EU’s asymmetric integration

The EU achieved peace through integration of economies in a short span and united all the member states’ markets to create the world’s strongest and biggest economy; however the social integration of the peoples of Europe could not follow the financial pace. The social integration was not achieved, moreover this issue was left aside for a long time; this attitude resulted in more and more people to blame EU for all the problems that emerged as a result of rapid globalization. As the people who did not support this economic agenda could not protest the political spectrum on a wide range party basis, they turned to unification against integration at local and regional levels against the EU. This radicalization did not even base itself solely on the extreme right, and exploited the presence of extreme left as well, uniting in scapegoating EU when seen necessary.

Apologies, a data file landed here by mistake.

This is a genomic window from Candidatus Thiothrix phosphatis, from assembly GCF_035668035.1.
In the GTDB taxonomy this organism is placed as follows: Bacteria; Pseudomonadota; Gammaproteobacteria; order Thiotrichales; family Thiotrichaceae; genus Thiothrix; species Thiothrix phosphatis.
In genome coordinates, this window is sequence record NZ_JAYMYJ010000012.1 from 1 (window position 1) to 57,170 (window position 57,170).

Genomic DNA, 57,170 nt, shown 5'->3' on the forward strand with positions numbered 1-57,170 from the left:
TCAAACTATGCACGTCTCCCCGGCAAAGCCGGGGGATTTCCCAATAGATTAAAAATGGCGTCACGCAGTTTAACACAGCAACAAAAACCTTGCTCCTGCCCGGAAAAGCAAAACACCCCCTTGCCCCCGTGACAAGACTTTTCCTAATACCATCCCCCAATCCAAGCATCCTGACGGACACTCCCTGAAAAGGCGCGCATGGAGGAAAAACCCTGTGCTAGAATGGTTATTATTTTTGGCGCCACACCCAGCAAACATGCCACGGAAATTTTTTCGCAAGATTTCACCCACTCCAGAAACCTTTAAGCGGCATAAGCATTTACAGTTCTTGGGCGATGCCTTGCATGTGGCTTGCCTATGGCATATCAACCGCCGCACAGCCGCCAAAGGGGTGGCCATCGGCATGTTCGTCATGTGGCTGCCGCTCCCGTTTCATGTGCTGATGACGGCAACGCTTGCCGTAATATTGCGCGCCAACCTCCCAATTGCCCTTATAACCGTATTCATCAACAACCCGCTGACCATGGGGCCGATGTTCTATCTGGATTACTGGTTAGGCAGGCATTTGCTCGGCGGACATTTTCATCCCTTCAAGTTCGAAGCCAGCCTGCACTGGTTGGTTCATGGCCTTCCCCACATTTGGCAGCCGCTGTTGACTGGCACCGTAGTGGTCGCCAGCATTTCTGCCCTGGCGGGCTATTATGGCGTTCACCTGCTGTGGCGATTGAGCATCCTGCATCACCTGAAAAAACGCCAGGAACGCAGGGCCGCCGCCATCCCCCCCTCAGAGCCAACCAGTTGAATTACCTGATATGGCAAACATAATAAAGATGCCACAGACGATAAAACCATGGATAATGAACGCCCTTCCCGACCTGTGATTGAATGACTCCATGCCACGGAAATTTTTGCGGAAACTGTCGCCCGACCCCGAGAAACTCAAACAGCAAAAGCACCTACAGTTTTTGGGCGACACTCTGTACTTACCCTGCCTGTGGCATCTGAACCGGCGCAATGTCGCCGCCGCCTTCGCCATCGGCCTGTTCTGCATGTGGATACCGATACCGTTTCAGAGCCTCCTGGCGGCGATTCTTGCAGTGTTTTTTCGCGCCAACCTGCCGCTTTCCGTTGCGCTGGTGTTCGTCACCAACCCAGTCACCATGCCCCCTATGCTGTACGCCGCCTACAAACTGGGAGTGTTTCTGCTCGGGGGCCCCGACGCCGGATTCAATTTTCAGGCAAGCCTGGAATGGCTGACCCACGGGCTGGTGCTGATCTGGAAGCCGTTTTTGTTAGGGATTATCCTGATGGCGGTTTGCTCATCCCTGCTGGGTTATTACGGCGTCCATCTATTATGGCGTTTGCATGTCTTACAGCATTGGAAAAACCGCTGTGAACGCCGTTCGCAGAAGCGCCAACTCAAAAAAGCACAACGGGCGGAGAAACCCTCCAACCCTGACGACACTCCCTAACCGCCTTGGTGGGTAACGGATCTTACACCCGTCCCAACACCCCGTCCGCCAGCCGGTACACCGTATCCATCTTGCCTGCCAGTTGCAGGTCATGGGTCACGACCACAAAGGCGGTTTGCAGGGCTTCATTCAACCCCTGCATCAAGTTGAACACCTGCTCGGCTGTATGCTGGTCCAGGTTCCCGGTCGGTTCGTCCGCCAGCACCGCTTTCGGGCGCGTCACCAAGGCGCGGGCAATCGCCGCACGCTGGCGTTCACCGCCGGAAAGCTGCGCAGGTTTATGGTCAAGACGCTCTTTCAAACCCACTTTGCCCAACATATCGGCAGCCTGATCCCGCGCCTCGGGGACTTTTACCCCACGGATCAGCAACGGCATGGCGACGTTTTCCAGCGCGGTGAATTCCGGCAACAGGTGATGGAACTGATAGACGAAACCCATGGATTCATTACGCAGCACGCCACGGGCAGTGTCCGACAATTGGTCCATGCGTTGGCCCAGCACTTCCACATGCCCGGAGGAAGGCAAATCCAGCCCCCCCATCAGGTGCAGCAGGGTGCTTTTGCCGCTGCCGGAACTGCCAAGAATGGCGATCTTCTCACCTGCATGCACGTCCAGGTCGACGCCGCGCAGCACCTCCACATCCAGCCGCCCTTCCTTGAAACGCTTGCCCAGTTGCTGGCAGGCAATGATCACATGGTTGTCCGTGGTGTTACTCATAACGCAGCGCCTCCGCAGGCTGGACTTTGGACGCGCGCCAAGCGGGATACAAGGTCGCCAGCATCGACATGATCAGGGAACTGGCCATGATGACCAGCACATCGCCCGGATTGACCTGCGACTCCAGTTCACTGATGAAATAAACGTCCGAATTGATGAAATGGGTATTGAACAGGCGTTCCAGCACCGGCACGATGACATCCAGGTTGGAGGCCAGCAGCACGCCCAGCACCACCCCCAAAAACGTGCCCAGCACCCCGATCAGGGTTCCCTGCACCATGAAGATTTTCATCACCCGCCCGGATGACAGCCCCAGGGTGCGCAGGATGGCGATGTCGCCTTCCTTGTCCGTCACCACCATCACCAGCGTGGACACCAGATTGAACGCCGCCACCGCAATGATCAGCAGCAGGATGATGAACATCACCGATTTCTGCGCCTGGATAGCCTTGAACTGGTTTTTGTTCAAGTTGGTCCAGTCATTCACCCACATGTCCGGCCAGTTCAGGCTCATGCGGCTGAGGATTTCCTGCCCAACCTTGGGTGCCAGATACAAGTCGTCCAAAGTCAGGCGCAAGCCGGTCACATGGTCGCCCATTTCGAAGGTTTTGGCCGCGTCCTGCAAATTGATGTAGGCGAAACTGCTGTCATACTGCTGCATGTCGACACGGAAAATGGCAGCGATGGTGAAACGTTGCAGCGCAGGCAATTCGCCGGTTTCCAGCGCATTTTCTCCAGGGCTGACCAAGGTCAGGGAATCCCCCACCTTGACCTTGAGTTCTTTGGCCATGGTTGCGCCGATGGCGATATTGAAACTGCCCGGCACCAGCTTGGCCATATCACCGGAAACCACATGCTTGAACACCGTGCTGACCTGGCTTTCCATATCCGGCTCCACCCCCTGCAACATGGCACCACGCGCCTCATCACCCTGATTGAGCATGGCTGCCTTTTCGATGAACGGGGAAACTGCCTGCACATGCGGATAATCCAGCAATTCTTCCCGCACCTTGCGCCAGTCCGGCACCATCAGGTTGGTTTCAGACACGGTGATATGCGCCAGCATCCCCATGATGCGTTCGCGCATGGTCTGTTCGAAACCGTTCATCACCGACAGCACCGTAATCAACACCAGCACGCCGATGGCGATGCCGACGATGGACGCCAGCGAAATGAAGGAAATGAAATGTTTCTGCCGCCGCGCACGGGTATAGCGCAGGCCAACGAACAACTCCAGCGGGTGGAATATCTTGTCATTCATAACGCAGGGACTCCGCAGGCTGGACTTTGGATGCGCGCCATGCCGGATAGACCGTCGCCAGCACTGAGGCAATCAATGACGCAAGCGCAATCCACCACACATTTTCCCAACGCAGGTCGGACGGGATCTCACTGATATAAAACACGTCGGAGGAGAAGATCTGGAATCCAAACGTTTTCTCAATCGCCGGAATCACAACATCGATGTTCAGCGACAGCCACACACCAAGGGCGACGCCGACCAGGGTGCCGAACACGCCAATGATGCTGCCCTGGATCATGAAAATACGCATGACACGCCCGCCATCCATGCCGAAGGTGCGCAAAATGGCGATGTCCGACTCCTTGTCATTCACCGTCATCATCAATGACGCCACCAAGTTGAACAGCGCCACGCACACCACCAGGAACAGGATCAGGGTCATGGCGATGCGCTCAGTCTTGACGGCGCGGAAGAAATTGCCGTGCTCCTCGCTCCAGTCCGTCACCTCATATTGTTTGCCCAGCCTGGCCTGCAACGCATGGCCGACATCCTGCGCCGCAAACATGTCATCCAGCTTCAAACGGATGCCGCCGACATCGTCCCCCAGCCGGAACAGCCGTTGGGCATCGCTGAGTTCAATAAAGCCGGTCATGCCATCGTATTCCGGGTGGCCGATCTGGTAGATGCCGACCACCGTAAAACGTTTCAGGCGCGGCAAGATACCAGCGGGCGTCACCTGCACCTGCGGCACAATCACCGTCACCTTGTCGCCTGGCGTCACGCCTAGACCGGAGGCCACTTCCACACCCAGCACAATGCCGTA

The latest polls one can currently find are from France, concerning the presidential elections of 2012. According to the poll results, Marine Le Pen –leader of the extreme nationalist Front Nationalé- receives about 24% of the votes while no other leader is as popular. It is no wonder why her popularity grows that fast when the people are tired of the current president and there is not a very strong antagonist at hand. If the French socialists do the same mistake that they did in 2002, after a decade they will still have to lose the elections and vote for the second disliked candidate whom they do not prefer in the final round. Of course expectations revolve around the leader who will achieve the second best position after FN’s Le Pen. But the actual distress is deeper for the people’s despair upon EU’s unparalleled and asymmetric integration policies that is becoming clumsy in traditional politics that cause people to trust the mainstream political movements less and less.